NEW BRUNSWICK, NJ—In the state primary election on June 6, voters in legislative district 17 will choose between incumbent career Democrats and their challengers, who promise progressive policies.
Bill Irwin, President of the Piscataway school board will challenge incumbent State Senator Bob Smith in the hottest contest on the ballot.
Irwin’s running mates, New Brunswick resident Heather Fenyk and Piscataway’s Ralph Johnson, will take on Smith’s team of incumbent Assemblymen, Franklin’s Joseph Danielsen and Joseph Egan, of New Brunswick.
Irwin, Fenyk and Johnson are all first-time contenders for state-level office, though Johnson and Irwin have previously won election to the Piscataway Board of Education.
They have banded together with other progressives across the county under the slogan Central Jersey Progressive Democrats (CJPD), exhorting voters to choose “Column C for Change.”
The challengers’ promise to bring social, political, and economic justice that includes fighting against President Donald Trump’s anti- immigrant stance, with Irwin saying that one of the most pressing social issues in District 17 is protecting undocumented immigrant families from Immigration and Customs Enforcement.
They support raising the state minimum wage to $15 per hour, bringing transparency to campaign finance and providing communities greater access and engagement in decision-making that affects them.
New Jersey legislative primaries often don’t garner much attention or see a high voter turnout, but that isn’t discouraging the group from challenging establishment candidates.
“More and more folks wanted to get involved in committee races,” said Irwin. “We looked at the Democratic leaders we have representing us, and did not see champions of working people.”
The CJPD movement started as a meeting of 13 people in Irwin’s living room, he recalled.
It was a few days after the presidential election, and the group of Piscataway residents wanted to talk about what they could do locally to resist the Trump administration.
Their numbers have grown to over 250 in the months since, with more than 70 having filed as candidates in Central Jersey races, with Irwin leading the ticket as a candidate for State Senate.
Irwin faces a powerful incumbent Senator in Bob Smith, a fellow Piscataway resident, former mayor, and private attorney who has represented the district since 2002.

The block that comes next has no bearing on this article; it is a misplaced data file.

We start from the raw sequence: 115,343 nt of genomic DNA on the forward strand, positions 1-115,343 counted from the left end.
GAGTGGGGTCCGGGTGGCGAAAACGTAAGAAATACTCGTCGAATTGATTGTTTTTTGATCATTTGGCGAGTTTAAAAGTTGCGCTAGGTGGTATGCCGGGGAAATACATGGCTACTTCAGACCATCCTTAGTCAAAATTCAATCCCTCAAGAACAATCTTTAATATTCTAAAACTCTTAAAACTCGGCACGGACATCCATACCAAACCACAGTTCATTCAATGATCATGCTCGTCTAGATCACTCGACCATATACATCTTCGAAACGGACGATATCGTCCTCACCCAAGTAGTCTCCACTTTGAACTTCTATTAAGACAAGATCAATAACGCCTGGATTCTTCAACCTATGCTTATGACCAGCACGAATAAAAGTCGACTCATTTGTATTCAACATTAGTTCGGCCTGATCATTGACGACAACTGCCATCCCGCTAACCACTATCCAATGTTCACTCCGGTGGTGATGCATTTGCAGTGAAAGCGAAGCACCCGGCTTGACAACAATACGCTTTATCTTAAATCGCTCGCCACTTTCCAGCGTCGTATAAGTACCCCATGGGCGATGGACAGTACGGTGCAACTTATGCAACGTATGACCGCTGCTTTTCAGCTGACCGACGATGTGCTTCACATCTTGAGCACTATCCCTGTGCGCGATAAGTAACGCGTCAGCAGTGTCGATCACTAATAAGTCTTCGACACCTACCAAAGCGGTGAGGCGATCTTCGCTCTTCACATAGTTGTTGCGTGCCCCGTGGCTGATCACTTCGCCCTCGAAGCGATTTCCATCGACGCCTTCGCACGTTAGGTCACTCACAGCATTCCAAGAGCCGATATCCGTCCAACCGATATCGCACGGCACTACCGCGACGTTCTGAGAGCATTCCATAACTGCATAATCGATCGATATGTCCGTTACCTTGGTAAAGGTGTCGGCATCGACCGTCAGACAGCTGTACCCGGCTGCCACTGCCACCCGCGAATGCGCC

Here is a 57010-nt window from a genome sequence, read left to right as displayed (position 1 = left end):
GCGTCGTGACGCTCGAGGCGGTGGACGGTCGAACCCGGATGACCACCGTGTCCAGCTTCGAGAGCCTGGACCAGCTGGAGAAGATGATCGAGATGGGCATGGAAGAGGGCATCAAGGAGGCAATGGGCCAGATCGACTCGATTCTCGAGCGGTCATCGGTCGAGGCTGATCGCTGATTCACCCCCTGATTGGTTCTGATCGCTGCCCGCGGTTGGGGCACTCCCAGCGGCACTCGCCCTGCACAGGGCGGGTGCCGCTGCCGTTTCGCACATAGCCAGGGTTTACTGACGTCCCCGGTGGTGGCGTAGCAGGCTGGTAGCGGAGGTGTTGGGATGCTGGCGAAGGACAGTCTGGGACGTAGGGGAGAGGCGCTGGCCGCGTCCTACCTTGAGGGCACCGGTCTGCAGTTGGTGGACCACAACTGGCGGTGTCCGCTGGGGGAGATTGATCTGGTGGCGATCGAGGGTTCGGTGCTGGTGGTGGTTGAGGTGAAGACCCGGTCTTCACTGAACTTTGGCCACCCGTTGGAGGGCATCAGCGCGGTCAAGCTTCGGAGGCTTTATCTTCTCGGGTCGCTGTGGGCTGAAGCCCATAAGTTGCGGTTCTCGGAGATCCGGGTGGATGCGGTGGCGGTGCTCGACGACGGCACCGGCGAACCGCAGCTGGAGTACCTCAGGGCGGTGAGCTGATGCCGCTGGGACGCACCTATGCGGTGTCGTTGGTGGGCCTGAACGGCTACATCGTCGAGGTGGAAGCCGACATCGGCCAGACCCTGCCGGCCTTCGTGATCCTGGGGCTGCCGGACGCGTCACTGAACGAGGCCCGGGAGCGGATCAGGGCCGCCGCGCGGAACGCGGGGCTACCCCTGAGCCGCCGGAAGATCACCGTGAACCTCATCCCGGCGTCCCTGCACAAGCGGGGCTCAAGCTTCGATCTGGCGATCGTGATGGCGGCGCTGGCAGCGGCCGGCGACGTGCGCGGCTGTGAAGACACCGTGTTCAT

Smith serves in the Judiciary Committee and is Chair of the Environment Committee. Smith is one of the longest-serving Senators and has raised a reported $669,513 in his campaign this year, one of the largest sums for any candidate in a contested primary.
Despite the natural exchange of bitter words, the two Piscataway tickets have remained civil neighbors, and CJPD has stated that they aren’t running to rebuke Smith’s record.
Irwin and his team know it is an uphill battle challenging such powerful politicians.
“Even though they have the ability to outspend us thirty to one, our momentum has been great and I think it’s an affirmation that the energy of the Democratic party is in its progressive base right now,” said Irwin.
Smith maintains that the 17th district’s Democratic team is “one of the most progressive in the country” and says Central Jersey Progressive Democrats are trying to divide the party.
The Progressive Democrats sued Middlesex County Clerk Elaine Flynn after Flynn led them to believe they would appear in the favorable Column A on the ballot, only to place them on Column C.
Flynn’s alleged refusal to provide the campaign proofs of what the ballot would look like appears to be a symptom of the larger web of political bureaucracy and dirty politics in the district.
Senator Bob Smith’s association with and influence over shady political fundraising organizations has raised many questions, even moreso given his day job as land use attorney and owner of a law firm, Bob Smith & Associates.
The firm shares the same address as his legislative office in Piscataway, and Smith holds positions in two important senate committees.
He chairs the Senate Environment and Energy Committee and is a member of the Judiciary Committee, both of which are among the most powerful in the senate.
Smith has sponsored and passed laws to reform the state’s oil spill prevention efforts, protect citizens from lead poisoning, and increase penalties for violations of environmental laws and carjacking.
Though he has been recognized for his efforts toward protecting the environment and has passed legislation to keep New Jersey’s water clean, the public interest is often at odds with his role as a practicing attorney in the very county that he represents in the Senate.
On closer inspection, Smith’s record might appear more establishment than progressive, and Irwin describes him as a “transactional Democrat” entrenched in classic New Jersey politics.